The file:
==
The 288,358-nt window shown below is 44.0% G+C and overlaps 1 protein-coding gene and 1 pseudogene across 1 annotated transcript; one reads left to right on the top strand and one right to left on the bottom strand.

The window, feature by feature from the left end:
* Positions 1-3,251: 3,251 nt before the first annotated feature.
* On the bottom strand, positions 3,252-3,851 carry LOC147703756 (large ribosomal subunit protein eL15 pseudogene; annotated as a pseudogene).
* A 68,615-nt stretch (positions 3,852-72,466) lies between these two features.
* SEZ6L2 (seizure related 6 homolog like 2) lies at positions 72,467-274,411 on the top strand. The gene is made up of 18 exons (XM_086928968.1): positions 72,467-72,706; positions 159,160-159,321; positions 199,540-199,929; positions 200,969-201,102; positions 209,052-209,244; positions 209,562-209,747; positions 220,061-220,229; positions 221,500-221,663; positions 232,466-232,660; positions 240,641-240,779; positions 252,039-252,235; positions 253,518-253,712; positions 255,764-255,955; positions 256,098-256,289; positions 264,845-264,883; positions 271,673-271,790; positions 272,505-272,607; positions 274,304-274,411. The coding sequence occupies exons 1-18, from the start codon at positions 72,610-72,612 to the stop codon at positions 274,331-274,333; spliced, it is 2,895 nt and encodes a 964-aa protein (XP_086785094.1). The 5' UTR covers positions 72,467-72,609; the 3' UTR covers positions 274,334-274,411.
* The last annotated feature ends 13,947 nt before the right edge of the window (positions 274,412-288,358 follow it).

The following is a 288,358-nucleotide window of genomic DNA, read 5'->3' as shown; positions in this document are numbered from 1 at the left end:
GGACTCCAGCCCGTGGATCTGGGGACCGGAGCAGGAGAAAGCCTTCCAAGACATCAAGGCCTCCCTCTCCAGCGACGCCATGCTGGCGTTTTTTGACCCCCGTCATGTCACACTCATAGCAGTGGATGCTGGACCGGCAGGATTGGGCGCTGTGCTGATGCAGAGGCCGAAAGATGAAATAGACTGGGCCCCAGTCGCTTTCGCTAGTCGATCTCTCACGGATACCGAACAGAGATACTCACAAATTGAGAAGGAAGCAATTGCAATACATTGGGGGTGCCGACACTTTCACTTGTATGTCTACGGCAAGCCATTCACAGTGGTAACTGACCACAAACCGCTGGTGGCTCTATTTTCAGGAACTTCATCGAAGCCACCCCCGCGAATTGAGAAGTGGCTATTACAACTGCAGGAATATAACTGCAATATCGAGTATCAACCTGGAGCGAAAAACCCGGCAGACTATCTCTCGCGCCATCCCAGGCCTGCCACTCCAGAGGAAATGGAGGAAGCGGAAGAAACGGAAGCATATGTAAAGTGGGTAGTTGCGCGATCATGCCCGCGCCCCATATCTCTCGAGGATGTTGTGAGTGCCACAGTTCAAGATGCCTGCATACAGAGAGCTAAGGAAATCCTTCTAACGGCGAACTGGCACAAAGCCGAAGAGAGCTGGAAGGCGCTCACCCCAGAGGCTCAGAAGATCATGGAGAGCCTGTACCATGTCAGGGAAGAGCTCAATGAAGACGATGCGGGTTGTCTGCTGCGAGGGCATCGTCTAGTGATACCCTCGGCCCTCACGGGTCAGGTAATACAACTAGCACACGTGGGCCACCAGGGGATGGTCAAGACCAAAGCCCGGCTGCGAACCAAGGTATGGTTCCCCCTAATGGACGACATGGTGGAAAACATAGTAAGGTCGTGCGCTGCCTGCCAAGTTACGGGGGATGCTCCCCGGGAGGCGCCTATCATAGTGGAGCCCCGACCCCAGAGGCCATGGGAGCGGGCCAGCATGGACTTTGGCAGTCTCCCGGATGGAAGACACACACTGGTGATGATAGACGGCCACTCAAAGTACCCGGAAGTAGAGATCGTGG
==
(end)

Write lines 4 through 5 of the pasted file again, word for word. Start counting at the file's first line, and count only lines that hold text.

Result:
* On the bottom strand, positions 3,252-3,851 carry LOC147703756 (large ribosomal subunit protein eL15 pseudogene; annotated as a pseudogene).
* A 68,615-nt stretch (positions 3,852-72,466) lies between these two features.